Most children with Cerebral Palsy between the ages of 8 and 12 rate their quality of life no lower than do typical 8 to 12-year-olds, according to a study recently published in the medical journal The Lancet. The study, conducted in the U.K., involved 500 randomly-selected children between 8 and 12 years of age who had been diagnosed with Cerebral Palsy (CP) and were capable of self-reporting their quality of life. Researchers found that neither a diagnosis of CP nor the type or severity of their impairments affected their scores relating to psychological well-being, self-perception, social support, school environment, perception of financial resources or social acceptance, when compared to the general population of similar-age children.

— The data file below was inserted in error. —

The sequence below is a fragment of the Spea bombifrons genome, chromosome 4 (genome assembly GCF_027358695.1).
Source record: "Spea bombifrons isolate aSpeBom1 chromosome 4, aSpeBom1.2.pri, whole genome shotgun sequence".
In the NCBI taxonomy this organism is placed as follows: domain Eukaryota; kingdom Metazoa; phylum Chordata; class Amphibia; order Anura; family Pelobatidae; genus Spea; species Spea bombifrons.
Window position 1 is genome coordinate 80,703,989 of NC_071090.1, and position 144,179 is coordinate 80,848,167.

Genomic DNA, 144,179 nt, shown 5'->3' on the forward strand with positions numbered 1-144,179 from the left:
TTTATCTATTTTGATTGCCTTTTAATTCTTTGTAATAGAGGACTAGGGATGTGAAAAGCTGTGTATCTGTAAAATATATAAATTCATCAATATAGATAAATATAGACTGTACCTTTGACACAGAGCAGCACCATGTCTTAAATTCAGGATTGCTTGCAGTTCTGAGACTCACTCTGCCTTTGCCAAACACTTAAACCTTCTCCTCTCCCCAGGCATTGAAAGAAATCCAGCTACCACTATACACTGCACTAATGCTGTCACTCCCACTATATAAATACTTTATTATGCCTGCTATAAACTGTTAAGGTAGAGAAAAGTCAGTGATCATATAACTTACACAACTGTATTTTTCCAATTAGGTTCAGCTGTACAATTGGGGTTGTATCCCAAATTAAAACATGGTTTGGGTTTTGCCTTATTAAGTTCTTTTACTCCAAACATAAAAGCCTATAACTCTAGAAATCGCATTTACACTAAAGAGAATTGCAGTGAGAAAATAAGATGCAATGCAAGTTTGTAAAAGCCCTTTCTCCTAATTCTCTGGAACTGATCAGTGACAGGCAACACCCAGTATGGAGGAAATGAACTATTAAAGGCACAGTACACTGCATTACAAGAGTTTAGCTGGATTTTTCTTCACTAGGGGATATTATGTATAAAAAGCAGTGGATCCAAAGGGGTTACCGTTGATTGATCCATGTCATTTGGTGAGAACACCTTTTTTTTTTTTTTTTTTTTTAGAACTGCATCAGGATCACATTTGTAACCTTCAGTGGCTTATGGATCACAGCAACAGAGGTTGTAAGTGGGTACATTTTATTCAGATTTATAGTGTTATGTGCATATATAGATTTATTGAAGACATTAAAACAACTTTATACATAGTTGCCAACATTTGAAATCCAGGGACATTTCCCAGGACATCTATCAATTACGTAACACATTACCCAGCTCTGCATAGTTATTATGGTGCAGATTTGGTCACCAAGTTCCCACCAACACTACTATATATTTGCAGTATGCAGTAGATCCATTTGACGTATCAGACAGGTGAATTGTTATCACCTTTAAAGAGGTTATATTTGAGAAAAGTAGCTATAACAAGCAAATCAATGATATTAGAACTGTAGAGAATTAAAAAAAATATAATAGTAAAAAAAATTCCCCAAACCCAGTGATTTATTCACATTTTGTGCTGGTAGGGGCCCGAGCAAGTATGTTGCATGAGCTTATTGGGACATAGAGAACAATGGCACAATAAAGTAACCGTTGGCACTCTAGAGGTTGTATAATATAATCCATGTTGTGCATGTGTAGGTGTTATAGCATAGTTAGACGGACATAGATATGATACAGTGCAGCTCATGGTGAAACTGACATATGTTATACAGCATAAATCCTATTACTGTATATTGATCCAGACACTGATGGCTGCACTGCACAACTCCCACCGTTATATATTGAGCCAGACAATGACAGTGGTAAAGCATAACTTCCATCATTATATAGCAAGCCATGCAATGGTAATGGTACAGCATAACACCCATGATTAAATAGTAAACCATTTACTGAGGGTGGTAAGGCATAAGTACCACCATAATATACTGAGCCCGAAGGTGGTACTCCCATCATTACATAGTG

The study did acknowledge that children with CP who had difficulty walking reported a lower physical well-being than most children, that those with intellectual impairment reported lower moods and emotions and less autonomy, and those with speech difficulties reported worse relationships with their parents. Further, the presence of pain reduced children’s score on quality of life in every category.
The survey authors hope that the research will influence social and educational policy and lead to the greater social inclusion of children with Cerebral Palsy.
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